|Raj asks: |
Recently my hair has thinned out a lot and Iím worried about Male Pattern Baldness. I apply coconut oil everyday and overnight as well as washing it daily with a mild shampoo. Someone has recommended using Nizoral and only wash it three times a week as well as using Rogaine. What are your thoughts on this?
|Answered By: |
It could be that your current hair care regime is contributing to the thinning of your hair. Many people swear by coconut oil for hair loss as the La uric Acid found in it binds to the protein in the hair and protects both the roots and strands from breakage. When you massage your scalp with coconut oil it improves the blood circulation to the scalp, which helps the hair follicles absorb the valuable nutrients in the oil necessary for hair growth. Saying this, applying coconut oil twice a day is too much as you also need to give your scalp time to breathe. You should only apply this twice a week at the absolute maximum. Massage it in for 3 minutes and keep it on under a warm towel for thirty minutes. Wash the oil out with a gentle shampoo that also strengthens and fortifies. Having regular trims will also help without compromising the length of your hair. Donít be put off because youíre concerned about losing length: blunt, freshly chopped ends will create the appearance of fuller, thicker locks.
Hair loss in men can be caused by a number of reasons, from diet and lifestyle to an un- diagnosed medical condition. If this is the case, a visit to your GP may be necessary. You can also discuss the use of Nizoral with them as this is used to treat fungal infections, of which you might not have. Alternatively you could make an appointment with a hair loss specialist clinic where a trichologist will be able to carry out a thorough scalp analysis and blood tests, to help determine the root cause of your loss. The benefit of visiting a hair loss specialist is that they will be able to then also prescribe you a hair replacement programme, based on your individual needs Ė this could include Rogaine Ė once the cause and extent of your hair loss has been determined.
|Ruki asks: |
My question is regards my face shape and which hairstyle would suit me best. My face shape is considered a slightly longer and narrower version of oval - similar to that of celebrity Paula Patton Ė and I have a fairly pointy chin. For years Iíve struggled to work out which cut and hairstyle would make the most of my face shape and would be most flattering. My hair is very thick and very slightly wavy, which is yet another struggle for me, because I need to straighten it constantly. Iíve had both long hair and short hair before and Iíve received compliments for both, but Iíd really like to know which one suits me more. My current hairstyle is a shoulder-length long layered cut.
|Answered By: |
Youíre lucky because oval face shapes tend to be able to pull off most cuts and styles, however, you mention that your face is slightly longer than a typical oval shape, so I would suggest finding a cut that shortens it and widens it slightly Ė this will restore symmetry and create the illusion of a perfect oval. As a general rule, a shorter cut will shorten the length in your face, so itís best to stick to a shorter bob or lob-length cut. Somewhere between chin length and shoulder length is ideal for you, so slightly shorter than your current cut. Bangs are another effective way of cutting the length through your face, so consider trying out a fringe. A side-sweeping fringe would be particularly effective at shortening your face and adding width to your cheekbones, which would distract from the length and would look incredibly flattering on you. ...More >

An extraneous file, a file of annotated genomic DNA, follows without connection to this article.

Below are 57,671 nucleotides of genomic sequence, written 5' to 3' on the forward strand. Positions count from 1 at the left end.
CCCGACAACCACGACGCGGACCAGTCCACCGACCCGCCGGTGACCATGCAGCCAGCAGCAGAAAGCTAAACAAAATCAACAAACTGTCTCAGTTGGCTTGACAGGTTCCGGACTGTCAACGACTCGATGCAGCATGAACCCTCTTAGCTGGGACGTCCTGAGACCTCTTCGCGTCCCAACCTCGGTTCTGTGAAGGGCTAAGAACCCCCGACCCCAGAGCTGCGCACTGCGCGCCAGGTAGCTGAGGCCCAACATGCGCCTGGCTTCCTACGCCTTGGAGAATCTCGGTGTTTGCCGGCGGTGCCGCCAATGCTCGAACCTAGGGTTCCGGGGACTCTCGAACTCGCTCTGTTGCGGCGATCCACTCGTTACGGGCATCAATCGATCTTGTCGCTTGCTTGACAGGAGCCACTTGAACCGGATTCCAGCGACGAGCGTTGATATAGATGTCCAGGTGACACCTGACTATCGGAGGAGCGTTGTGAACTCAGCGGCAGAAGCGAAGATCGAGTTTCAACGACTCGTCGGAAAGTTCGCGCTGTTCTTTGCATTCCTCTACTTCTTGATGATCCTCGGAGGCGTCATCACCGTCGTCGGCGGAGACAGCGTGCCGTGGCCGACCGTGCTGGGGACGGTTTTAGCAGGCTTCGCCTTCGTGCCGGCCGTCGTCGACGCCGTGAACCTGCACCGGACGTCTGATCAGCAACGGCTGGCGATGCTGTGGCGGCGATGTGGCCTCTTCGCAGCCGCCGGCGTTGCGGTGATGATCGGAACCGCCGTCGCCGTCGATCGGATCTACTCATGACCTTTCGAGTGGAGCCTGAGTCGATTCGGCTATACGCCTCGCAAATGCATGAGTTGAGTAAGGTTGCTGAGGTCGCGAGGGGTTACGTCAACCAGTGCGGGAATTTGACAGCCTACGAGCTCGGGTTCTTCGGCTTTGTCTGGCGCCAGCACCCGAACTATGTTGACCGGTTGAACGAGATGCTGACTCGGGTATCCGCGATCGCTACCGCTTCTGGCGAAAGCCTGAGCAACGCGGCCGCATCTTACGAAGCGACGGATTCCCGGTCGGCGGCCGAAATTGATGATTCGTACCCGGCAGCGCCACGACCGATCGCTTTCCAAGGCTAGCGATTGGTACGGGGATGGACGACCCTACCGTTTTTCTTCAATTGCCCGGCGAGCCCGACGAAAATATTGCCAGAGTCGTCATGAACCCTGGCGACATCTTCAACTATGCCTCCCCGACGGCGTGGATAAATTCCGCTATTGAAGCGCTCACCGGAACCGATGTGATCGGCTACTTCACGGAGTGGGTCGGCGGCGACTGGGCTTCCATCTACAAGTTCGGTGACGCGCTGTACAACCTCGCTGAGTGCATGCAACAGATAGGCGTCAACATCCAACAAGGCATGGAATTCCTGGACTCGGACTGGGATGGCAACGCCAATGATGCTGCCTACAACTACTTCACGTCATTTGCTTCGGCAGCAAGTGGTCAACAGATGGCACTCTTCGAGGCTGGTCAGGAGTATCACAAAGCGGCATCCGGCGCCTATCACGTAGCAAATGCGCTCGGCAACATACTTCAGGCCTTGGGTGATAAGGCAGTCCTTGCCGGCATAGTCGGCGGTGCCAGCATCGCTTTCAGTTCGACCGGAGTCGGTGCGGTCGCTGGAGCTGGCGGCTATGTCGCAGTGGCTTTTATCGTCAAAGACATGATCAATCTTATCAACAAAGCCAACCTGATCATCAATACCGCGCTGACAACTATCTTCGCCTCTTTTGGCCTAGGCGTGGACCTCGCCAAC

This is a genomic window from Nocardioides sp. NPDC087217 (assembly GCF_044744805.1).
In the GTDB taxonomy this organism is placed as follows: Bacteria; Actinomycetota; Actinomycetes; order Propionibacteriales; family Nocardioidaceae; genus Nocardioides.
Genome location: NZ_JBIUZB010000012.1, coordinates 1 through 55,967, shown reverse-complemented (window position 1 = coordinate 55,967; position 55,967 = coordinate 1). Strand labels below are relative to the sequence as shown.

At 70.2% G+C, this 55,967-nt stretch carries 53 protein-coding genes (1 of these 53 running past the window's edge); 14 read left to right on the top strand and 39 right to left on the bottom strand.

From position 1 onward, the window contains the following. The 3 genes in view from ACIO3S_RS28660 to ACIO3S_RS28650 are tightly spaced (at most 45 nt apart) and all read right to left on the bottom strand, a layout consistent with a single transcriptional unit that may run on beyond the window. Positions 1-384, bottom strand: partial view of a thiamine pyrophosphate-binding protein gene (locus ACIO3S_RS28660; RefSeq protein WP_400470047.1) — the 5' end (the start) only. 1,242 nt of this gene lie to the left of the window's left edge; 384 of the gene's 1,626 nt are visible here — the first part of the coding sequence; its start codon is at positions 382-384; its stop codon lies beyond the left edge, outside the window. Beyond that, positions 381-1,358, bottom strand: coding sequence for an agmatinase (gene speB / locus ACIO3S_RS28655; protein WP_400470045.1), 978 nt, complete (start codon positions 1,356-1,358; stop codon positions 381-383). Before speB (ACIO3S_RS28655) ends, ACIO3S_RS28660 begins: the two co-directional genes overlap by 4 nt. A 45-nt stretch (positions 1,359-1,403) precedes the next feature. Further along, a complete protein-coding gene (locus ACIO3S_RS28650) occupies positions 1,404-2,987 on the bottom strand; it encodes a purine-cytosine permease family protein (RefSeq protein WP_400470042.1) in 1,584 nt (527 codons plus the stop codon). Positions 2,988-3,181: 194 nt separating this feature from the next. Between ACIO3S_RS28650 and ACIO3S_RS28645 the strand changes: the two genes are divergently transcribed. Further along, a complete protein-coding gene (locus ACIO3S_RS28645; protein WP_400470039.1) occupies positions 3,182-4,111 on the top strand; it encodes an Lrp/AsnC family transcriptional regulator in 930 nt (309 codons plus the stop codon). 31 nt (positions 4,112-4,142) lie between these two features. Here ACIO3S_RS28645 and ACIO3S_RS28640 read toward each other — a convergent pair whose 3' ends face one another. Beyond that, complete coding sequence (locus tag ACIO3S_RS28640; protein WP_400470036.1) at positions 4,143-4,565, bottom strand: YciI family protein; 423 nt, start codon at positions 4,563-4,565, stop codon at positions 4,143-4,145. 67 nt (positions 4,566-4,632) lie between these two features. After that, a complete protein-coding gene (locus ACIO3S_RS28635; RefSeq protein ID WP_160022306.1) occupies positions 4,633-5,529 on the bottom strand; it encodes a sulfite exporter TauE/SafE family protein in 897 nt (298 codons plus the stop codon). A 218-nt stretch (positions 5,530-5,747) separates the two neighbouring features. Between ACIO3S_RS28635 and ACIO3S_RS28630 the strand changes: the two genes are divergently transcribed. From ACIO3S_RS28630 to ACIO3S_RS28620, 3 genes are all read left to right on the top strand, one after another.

You mention your hair is naturally quite wavy, which is great, as a really effective way to add width to a long face shape, and to create more of an oval shape, is with volume and waves.
As you have a natural kink to your hair already, I would suggest you keep your long layers, and use them to enhance the existing natural wave in your hair. Use products such as sea salt spray and curl enhancing creams to add bounce and definition to your waves and to give shape and movement that will flatter your face shape. Long wavy layers are also a great way to add fullness around your jawline, which will help to conceal the pointiness in your chin.
While face shape is very important in determining the cut and style to suit you, there are other factors to take in to consideration, such as hair texture and type, and your lifestyle and personality. The former factors will determine the shape your cut will hold and the styling required and the latter will determine whether you will suit a look-at-me cut or something subtler and the level of maintenance youíre willing to commit to. This is something you should take into consideration when choosing your style Ė so discuss these things with your stylist during your consultation.
|Adele asks: |
Iím in a bit of a hair style rut! Iíve had the same hair colour/cut since I was a teenager (Iím now 30) and am really keen to mix it up! I have pale skin, freckles, blue eyes and long medium blonde hair. My natural colour is a medium/dark warm blonde, pretty thick and wavy/curly. I usually go for a balayage, blending my natural roots with light ashy blonde (although the warmer natural tones always come through), as I canít afford to have my hair done every 6-8 weeks. I have a few long layers and bit of shaping at the front. I struggle to find a good hairdresser that can advise me on what might be a good style/colour to suit me. Any ideas would be greatly appreciated.
|Answered By: |
Hi Adelle, why donít you try a lob with a few chunky blonde lights around the face and leave the natural base of your colour, that way you have a more up to date style as well as colour with less commitment? Good luck
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